A growing percentage of Americans want Congress to prioritize legalizing marijuana. Federal lawmakers, and Democrats, in particular, would be wise to listen to them.

President Biden took partial steps [on Thursday] by announcing pardons for individuals with federal convictions for simple marijuana possession and by calling for a review of how marijuana is scheduled under federal law, but these efforts – while admirable first steps — don’t nearly go far enough for voters.

Specifically, polling data released this week by Morning Consult/Politico finds that nearly half of registered voters say that it should be either a “top priority” or an “important priority” for Congress to “pass a bill to legalize marijuana.”  

Legalizing cannabis is of particular importance to younger voters and Democrats. Among those between 18 and 44 years of age, more than half of all respondents said that Congress should prioritize the issue. Among registered Democrats of any age, 54 percent of respondents said that lawmakers ought to prioritize legalization. One-quarter of Democrats said that it should be one of Congress’s “top” priorities. 

The poll is far from the only national survey to identify legalization as a pressing political issue for voters. Survey data provided by YouGov.com similarly reported that the majority of Americans back a variety of marijuana-specific legislative reforms, including efforts to expunge the records of those with past cannabis convictions and to permit banks and other financial institutions to more easily provide services to state-licensed marijuana businesses. Sixty percent of those polled, including 72 percent of Democrats, said that lawmakers should take steps to make “marijuana legal in the United States.” 

Another Morning Consult/Politico poll, conducted in April, similarly reported that most younger voters, Democrats, and African Americans believe that “passing a bill to legalize marijuana” should be among Congress’ foremost priorities. 

So far, however, most elected officials haven’t gotten this message. In fact, according to a recent analysis by the Brookings Institution, the majority of candidates seeking federal office this election have refused to publicly weigh in on the issue of marijuana legalization. 

Authors of the Brookings review analyzed the publicly stated views of over 2,300 candidates running in U.S. congressional primaries. They reported that most candidates (86 percent) “either made no mention, staked out an unclear position, or explicitly opposed cannabis reform.”  

Congressional lawmakers’ ongoing silence and inaction on this issue is a gross political miscalculation. It’s also a wasted opportunity to appeal to a wide swath of voters. That is because, in this era of hyper-partisan politics, cannabis legalization is one of the few issues that appeals to voters across party lines. For instance, nationwide polling compiled by Quinnipiac University finds that 69 percent of adults — including 78 percent of Democrats, 67 percent of independents, and 62 percent of Republicans — believe that “the use of marijuana should be made legal.”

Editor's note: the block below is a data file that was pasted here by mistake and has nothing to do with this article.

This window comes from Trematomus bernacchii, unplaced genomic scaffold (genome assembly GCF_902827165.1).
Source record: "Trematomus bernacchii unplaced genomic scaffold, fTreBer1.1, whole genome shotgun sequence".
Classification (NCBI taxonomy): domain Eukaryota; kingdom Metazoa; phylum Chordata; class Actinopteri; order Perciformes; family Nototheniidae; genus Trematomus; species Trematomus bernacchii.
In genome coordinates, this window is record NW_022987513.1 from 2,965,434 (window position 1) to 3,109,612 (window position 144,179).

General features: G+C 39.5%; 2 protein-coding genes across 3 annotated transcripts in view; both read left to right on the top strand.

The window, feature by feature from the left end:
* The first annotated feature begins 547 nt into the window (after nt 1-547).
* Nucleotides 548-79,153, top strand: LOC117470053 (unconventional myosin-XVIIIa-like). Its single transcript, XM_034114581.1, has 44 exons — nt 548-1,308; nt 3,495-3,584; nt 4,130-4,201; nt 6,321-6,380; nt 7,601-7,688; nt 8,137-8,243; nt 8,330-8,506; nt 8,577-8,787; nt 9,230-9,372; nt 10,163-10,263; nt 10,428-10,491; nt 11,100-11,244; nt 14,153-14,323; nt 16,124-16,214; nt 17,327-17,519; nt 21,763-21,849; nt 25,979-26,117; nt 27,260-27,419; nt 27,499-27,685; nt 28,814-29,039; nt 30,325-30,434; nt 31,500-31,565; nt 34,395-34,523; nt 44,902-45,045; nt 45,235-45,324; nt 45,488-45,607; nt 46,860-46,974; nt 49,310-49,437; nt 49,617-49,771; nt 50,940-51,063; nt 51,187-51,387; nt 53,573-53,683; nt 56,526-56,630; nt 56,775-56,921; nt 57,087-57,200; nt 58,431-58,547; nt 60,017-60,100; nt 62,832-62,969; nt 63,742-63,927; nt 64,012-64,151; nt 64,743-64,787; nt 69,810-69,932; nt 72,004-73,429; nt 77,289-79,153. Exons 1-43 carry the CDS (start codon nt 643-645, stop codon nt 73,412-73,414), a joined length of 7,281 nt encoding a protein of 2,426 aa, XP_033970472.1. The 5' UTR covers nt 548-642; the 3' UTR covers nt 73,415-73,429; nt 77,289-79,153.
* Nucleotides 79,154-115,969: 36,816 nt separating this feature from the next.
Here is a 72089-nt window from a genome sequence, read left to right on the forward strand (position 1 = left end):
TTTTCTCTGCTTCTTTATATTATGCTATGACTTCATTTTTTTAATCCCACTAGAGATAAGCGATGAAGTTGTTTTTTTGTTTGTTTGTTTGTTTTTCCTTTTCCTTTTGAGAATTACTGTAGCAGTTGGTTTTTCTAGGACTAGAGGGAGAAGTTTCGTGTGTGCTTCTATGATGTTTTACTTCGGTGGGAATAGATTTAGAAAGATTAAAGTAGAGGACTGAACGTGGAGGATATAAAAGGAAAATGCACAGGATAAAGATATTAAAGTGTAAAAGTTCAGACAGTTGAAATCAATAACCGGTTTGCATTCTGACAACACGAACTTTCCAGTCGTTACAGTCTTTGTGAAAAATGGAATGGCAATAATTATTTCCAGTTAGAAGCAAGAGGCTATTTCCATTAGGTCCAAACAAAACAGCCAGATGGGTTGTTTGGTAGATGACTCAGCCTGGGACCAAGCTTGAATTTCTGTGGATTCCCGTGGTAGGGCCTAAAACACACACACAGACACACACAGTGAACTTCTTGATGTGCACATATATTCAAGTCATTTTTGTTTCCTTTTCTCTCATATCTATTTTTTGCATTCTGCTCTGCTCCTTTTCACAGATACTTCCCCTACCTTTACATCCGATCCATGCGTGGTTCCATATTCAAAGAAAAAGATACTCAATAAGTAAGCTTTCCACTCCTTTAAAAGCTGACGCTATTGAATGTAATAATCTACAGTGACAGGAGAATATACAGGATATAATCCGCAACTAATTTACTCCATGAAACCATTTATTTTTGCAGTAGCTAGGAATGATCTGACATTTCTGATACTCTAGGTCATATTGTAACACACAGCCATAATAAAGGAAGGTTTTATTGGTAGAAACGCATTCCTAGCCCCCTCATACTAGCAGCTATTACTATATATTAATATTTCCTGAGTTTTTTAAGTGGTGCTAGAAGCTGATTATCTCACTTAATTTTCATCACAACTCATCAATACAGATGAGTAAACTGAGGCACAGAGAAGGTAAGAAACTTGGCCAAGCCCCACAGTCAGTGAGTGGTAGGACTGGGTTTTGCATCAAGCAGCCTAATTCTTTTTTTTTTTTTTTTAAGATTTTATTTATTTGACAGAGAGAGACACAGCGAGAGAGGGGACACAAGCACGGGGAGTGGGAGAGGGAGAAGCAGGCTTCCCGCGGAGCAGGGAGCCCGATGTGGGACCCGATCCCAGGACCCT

With the midterm elections fast approaching, federal lawmakers — and Democratic leadership in particular — would be wise to heed voters’ calls and to fast-track legislative efforts to amend America’s failed and unpopular marijuana prohibition laws. Doing so would galvanize the Democratic base while simultaneously appealing to many Republicans and Independents — in a way that few if any other hot-button political issues would. It would affirm America’s longstanding principles of federalism and appeal to Americans’ deep-rooted desires to be free from undue government intrusion into their daily lives. 

Most importantly, repealing marijuana prohibition would adjust federal law to America’s rapidly changing cultural and legal landscape. Nineteen states now legalize and regulate marijuana for adults and most allow its access for medical purposes. This total is likely to grow larger after November when voters in five additional states will decide on the legalization issue at the ballot box. 

In such an environment, politicians’ failure to act is not only bad policy —  it’s also bad politics.  

President Biden, by taking executive action yesterday, made the first move. Now Congress must follow suit.

This op-ed originally ran in TheHill.com on October 7, 2022.

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